We are not moral beings because of religion, we are religious beings because of morality. Once you understand that, it's easy to see why this little girl had compassion for her classmates "even though" she's an atheist. The impulse to love and care for each other is not a purely Christian value, and to label it as such is both incorrect and insulting.


More Wasabi For Gojira!

My friend John Hartwell alerted me to a fascinating discovery in Japan of a prehistoric shark being found alive. The individual shark wasn't from prehistoric times, mind you, just the species -- sharks live a long time, but hundreds of millions of years is a bit of a stretch even for them. Here's the photo:

And what follows is our e-mail exchange about the article:

Me: Wow, that's really cool! Thanks for sending it along. Of course, being Japanese they immediately cut it up and made sushi out of it, which is really too bad ...

John: yeah, but it was prehistoric sushi. so it was like they were ingesting the power of Godzilla!

Gojira! Gojira! More wasabe for Gojira!


Monday, January 22, 2007

Closed for Repairs. LOTS of Repairs.

I pass this restaurant every day on the way to work. Note the sign out front:

A number of thoughts spring to mind when considering this sight.

  1. Those must be some hellacious repairs.

  2. If you're going to advertise the sale of your business and broken down building, is the "Closed for Repairs" placard really the ideal spot?

  3. Given the careful, handcrafted, meticulous lettering on the sign (note the clever and whimsical spelling of "Thru" and the delightful way the letters at the end of "repair" jam in close to each other, as if they too are in need of repair -- brilliantly post-modern, don't you think?), I'm shocked they couldn't make a go of the original restaurant.
I wouldn't be surprised if the original menus had "Only closed by the health department once!" proudly splashed across the header.


Sunday, January 21, 2007

Wherein Our Asses Are In Deep Water

Last weekend, the local news was breathlessly preparing for "The Big Chill: Ice Storm 2007 (dunh dunh DUNH!)". The temperature had started to drop and the rain had been coming down in sheets that morning. Normally we let the horses and donkeys handle weather in their own way -- we have barns for them, but they usually prefer sheltering out in the forest at the back of the property. "The Big Chill" (which, by the way, should win for Worst Weather Slogan ever), however, was a storm of a different stripe, so Annie and I set out around 4 on Saturday afternoon during a break in the rain to lead the donkeys into their barn.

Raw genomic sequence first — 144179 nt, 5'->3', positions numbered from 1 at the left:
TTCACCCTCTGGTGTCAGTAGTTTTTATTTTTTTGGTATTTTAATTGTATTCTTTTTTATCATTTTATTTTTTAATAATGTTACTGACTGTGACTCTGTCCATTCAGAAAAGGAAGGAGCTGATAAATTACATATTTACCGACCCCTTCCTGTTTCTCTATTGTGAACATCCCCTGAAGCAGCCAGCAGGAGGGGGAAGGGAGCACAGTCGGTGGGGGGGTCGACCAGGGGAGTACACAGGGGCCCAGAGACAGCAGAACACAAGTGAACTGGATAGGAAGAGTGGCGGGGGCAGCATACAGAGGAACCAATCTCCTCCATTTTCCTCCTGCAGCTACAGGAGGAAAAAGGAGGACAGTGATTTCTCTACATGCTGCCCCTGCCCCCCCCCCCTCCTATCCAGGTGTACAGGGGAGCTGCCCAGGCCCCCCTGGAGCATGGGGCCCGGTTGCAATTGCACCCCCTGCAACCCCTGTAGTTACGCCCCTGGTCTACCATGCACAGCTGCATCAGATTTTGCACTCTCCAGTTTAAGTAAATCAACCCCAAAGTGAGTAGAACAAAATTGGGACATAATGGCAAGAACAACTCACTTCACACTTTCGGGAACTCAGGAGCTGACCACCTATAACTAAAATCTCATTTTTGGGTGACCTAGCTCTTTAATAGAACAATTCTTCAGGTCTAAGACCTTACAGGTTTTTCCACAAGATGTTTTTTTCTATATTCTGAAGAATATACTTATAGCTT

We found them just over the usually dry creek bed, trying to make their way towards the house. The temperature had dropped to just above freezing and the water surging through the ravine was plenty cold. You know what to say when you're calling a cat -- "Heeeeere kitty kitty kitty!", and if you want a dog to come you can just shout "COME!" and use the dog's name.

With donkeys, not so much.

They're stubborn enough to flip you the bird if you try calling them by name, and "Heeeeere donkey donkey donkey donk" not only sounds ridiculous, but it activates the "Screw you" clause in the Donkey Code of Conduct. Knowing this, Annie had brought along a rubber bowl full of feed, guaranteed to pique the interest of our little herd. We stood across the creek for a few minutes, shaking the bowl enticingly, but the daunting prospect of the rapids was simply too much for the little guys. Apparently donkeys are afraid of running water, which is pretty surprising considering they're willing to fight off coyotes and such. That's still better than horses, who are afraid of everything, but still, kind of disappointing.

So, thwarted by the rapids, we switched to Plan B. I took the bowl and crossed the creek, and led the whole herd all the way around to the back of the property, where there's a little bridge over some culverts for the first part of the creek. We looked a little like a Grand Canyon tour group, minus the fat Americans (well, except for me), with the donkey train winding up, over, and down the rocky inlet.

Eventually (donkeys move really slow when they're of a mind, and apparently near-freezing rain puts them in a mind) we got to where the road that skirts the edge of the hundred acres crosses over the main part of the creek. There was so much water it had overtopped the span, and a very wide, very shallow stream now stood where I'd expected nothing but dry road base. I put on my best "Dances with Donkeys" frame of mind, however, and confidently tried to lure the donkeys across. "See, it's really shallow!" I said cheerfully, splashing about with the water up to my ankles. After much cajoling and enticing with the feed bucket, I got the three full sized donkeys and one of the minis (Sparky, by far the greediest) across the ford. I had to actually dish out some of the feed to keep them pinned to that side while I went back for the other three minis.